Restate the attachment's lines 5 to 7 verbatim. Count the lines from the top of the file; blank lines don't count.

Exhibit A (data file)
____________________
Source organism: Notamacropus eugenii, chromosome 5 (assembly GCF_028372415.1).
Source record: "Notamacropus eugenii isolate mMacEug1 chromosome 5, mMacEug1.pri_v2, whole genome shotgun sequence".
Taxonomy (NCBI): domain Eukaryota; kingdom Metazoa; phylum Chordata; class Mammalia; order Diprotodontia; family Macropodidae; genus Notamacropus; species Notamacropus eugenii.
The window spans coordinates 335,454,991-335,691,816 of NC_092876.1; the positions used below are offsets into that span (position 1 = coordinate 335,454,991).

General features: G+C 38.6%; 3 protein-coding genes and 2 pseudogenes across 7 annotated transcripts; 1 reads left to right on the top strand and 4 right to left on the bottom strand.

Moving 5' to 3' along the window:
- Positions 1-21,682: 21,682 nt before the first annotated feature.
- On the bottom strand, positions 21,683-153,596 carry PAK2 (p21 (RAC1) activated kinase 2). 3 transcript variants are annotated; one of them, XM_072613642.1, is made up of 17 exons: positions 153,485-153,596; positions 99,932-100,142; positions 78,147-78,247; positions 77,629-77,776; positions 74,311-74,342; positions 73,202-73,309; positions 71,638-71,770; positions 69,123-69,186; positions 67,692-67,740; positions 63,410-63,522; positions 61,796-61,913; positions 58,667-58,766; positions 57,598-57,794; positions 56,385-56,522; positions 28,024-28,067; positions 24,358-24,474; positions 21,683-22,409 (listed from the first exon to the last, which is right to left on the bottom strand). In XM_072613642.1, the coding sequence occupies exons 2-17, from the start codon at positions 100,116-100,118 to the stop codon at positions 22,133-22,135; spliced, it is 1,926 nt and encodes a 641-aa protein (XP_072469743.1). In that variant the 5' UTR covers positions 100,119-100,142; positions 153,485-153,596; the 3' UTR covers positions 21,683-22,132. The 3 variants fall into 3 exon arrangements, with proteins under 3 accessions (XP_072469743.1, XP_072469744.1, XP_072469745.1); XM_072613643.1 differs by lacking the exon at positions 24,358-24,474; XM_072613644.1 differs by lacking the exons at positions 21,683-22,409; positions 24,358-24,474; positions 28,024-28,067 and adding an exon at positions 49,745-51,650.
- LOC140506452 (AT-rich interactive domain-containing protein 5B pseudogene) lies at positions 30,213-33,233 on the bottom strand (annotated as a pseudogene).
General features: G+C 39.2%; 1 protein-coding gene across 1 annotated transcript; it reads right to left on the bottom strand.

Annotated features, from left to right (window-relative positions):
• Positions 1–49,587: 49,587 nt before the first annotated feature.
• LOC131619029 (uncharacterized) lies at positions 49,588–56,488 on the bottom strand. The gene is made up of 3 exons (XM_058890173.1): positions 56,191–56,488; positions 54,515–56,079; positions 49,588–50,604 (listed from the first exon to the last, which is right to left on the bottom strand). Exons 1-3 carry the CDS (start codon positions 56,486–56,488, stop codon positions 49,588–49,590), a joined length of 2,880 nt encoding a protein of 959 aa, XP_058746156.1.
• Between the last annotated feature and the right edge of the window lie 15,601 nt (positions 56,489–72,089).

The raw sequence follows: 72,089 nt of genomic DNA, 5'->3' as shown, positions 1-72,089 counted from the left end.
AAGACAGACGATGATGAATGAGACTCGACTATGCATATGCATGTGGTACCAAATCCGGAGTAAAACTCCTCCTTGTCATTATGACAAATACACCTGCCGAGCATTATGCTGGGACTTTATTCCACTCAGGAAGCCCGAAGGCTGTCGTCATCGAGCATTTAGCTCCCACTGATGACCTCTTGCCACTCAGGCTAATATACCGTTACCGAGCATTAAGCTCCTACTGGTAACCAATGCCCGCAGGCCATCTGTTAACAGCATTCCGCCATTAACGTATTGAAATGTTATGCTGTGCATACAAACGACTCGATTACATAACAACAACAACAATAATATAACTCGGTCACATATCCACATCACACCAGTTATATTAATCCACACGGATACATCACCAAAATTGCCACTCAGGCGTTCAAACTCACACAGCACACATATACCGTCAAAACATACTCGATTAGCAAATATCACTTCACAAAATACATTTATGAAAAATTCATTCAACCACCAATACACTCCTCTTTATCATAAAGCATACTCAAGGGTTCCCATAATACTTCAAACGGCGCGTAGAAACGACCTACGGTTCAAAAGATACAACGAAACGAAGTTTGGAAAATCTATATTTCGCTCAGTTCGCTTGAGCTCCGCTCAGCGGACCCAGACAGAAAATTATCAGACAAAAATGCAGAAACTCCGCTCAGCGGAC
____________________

General features: G+C 38.6%; 3 protein-coding genes and 2 pseudogenes across 7 annotated transcripts; 1 reads left to right on the top strand and 4 right to left on the bottom strand.

Moving 5' to 3' along the window:
- Positions 1-21,682: 21,682 nt before the first annotated feature.